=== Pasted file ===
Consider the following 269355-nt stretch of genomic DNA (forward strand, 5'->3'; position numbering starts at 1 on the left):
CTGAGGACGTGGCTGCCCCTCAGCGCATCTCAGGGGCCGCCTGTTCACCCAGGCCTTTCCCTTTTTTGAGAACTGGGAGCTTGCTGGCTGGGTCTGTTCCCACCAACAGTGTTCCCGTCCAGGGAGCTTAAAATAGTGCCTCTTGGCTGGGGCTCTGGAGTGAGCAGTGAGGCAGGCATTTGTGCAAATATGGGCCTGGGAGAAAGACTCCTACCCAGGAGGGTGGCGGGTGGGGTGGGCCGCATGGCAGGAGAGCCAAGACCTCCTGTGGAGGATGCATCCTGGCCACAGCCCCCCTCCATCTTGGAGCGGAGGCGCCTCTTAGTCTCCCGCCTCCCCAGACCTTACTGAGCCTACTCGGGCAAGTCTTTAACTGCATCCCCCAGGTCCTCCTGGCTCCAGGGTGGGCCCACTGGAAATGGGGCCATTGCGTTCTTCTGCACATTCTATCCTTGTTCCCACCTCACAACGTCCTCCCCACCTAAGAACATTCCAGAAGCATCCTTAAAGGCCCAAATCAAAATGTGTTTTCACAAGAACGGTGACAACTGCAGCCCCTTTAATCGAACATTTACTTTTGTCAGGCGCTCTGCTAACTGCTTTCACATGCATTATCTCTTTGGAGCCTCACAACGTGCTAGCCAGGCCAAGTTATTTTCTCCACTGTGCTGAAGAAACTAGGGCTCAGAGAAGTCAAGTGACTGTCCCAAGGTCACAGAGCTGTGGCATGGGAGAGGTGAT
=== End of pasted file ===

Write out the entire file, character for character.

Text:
Consider the following 269355-nt stretch of genomic DNA (forward strand, 5'->3'; position numbering starts at 1 on the left):
CTGAGGACGTGGCTGCCCCTCAGCGCATCTCAGGGGCCGCCTGTTCACCCAGGCCTTTCCCTTTTTTGAGAACTGGGAGCTTGCTGGCTGGGTCTGTTCCCACCAACAGTGTTCCCGTCCAGGGAGCTTAAAATAGTGCCTCTTGGCTGGGGCTCTGGAGTGAGCAGTGAGGCAGGCATTTGTGCAAATATGGGCCTGGGAGAAAGACTCCTACCCAGGAGGGTGGCGGGTGGGGTGGGCCGCATGGCAGGAGAGCCAAGACCTCCTGTGGAGGATGCATCCTGGCCACAGCCCCCCTCCATCTTGGAGCGGAGGCGCCTCTTAGTCTCCCGCCTCCCCAGACCTTACTGAGCCTACTCGGGCAAGTCTTTAACTGCATCCCCCAGGTCCTCCTGGCTCCAGGGTGGGCCCACTGGAAATGGGGCCATTGCGTTCTTCTGCACATTCTATCCTTGTTCCCACCTCACAACGTCCTCCCCACCTAAGAACATTCCAGAAGCATCCTTAAAGGCCCAAATCAAAATGTGTTTTCACAAGAACGGTGACAACTGCAGCCCCTTTAATCGAACATTTACTTTTGTCAGGCGCTCTGCTAACTGCTTTCACATGCATTATCTCTTTGGAGCCTCACAACGTGCTAGCCAGGCCAAGTTATTTTCTCCACTGTGCTGAAGAAACTAGGGCTCAGAGAAGTCAAGTGACTGTCCCAAGGTCACAGAGCTGTGGCATGGGAGAGGTGAT